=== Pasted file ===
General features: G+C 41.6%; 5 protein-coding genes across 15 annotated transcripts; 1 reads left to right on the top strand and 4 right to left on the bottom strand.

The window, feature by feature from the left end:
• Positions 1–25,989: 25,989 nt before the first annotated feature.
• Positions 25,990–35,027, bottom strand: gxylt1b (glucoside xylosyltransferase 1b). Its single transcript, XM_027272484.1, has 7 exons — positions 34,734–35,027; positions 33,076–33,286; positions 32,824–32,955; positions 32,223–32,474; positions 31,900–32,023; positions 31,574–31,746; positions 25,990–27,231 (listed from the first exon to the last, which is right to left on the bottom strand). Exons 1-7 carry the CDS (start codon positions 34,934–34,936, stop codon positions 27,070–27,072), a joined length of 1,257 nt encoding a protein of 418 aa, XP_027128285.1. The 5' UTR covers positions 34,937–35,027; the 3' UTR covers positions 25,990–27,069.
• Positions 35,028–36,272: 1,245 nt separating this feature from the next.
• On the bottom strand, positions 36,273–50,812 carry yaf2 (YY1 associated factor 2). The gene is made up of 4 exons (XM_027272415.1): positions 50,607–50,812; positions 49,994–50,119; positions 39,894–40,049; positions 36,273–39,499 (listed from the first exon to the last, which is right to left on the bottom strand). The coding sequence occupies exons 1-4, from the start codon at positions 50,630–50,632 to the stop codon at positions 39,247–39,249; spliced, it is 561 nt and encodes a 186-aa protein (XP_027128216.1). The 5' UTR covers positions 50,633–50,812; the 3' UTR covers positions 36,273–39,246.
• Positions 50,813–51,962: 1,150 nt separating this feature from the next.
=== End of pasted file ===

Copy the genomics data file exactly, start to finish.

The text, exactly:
General features: G+C 41.6%; 5 protein-coding genes across 15 annotated transcripts; 1 reads left to right on the top strand and 4 right to left on the bottom strand.

The window, feature by feature from the left end:
• Positions 1–25,989: 25,989 nt before the first annotated feature.
• Positions 25,990–35,027, bottom strand: gxylt1b (glucoside xylosyltransferase 1b). Its single transcript, XM_027272484.1, has 7 exons — positions 34,734–35,027; positions 33,076–33,286; positions 32,824–32,955; positions 32,223–32,474; positions 31,900–32,023; positions 31,574–31,746; positions 25,990–27,231 (listed from the first exon to the last, which is right to left on the bottom strand). Exons 1-7 carry the CDS (start codon positions 34,934–34,936, stop codon positions 27,070–27,072), a joined length of 1,257 nt encoding a protein of 418 aa, XP_027128285.1. The 5' UTR covers positions 34,937–35,027; the 3' UTR covers positions 25,990–27,069.
• Positions 35,028–36,272: 1,245 nt separating this feature from the next.
• On the bottom strand, positions 36,273–50,812 carry yaf2 (YY1 associated factor 2). The gene is made up of 4 exons (XM_027272415.1): positions 50,607–50,812; positions 49,994–50,119; positions 39,894–40,049; positions 36,273–39,499 (listed from the first exon to the last, which is right to left on the bottom strand). The coding sequence occupies exons 1-4, from the start codon at positions 50,630–50,632 to the stop codon at positions 39,247–39,249; spliced, it is 561 nt and encodes a 186-aa protein (XP_027128216.1). The 5' UTR covers positions 50,633–50,812; the 3' UTR covers positions 36,273–39,246.
• Positions 50,813–51,962: 1,150 nt separating this feature from the next.